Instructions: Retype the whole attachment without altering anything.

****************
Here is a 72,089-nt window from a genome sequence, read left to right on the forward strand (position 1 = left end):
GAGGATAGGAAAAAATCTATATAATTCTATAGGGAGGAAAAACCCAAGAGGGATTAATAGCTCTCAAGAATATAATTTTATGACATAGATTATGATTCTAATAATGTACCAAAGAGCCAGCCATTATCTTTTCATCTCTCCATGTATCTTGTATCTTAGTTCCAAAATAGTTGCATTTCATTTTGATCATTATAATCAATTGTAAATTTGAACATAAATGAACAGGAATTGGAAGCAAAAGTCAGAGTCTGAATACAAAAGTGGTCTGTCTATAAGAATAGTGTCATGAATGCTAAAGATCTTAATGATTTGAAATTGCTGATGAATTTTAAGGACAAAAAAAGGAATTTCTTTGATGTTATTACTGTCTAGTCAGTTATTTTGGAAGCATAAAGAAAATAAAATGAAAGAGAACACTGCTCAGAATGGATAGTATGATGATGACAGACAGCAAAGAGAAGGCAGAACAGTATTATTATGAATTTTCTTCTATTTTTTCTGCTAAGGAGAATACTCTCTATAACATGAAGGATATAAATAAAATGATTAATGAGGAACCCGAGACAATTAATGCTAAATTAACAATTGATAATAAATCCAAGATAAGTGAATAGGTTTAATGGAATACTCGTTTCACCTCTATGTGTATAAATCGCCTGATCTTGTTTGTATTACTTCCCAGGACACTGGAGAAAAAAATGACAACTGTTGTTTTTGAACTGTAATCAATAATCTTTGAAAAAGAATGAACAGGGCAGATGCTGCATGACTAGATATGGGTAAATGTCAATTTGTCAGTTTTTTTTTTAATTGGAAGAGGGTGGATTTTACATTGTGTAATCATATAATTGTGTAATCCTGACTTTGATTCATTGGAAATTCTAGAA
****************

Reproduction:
Here is a 72,089-nt window from a genome sequence, read left to right on the forward strand (position 1 = left end):
GAGGATAGGAAAAAATCTATATAATTCTATAGGGAGGAAAAACCCAAGAGGGATTAATAGCTCTCAAGAATATAATTTTATGACATAGATTATGATTCTAATAATGTACCAAAGAGCCAGCCATTATCTTTTCATCTCTCCATGTATCTTGTATCTTAGTTCCAAAATAGTTGCATTTCATTTTGATCATTATAATCAATTGTAAATTTGAACATAAATGAACAGGAATTGGAAGCAAAAGTCAGAGTCTGAATACAAAAGTGGTCTGTCTATAAGAATAGTGTCATGAATGCTAAAGATCTTAATGATTTGAAATTGCTGATGAATTTTAAGGACAAAAAAAGGAATTTCTTTGATGTTATTACTGTCTAGTCAGTTATTTTGGAAGCATAAAGAAAATAAAATGAAAGAGAACACTGCTCAGAATGGATAGTATGATGATGACAGACAGCAAAGAGAAGGCAGAACAGTATTATTATGAATTTTCTTCTATTTTTTCTGCTAAGGAGAATACTCTCTATAACATGAAGGATATAAATAAAATGATTAATGAGGAACCCGAGACAATTAATGCTAAATTAACAATTGATAATAAATCCAAGATAAGTGAATAGGTTTAATGGAATACTCGTTTCACCTCTATGTGTATAAATCGCCTGATCTTGTTTGTATTACTTCCCAGGACACTGGAGAAAAAAATGACAACTGTTGTTTTTGAACTGTAATCAATAATCTTTGAAAAAGAATGAACAGGGCAGATGCTGCATGACTAGATATGGGTAAATGTCAATTTGTCAGTTTTTTTTTTAATTGGAAGAGGGTGGATTTTACATTGTGTAATCATATAATTGTGTAATCCTGACTTTGATTCATTGGAAATTCTAGAA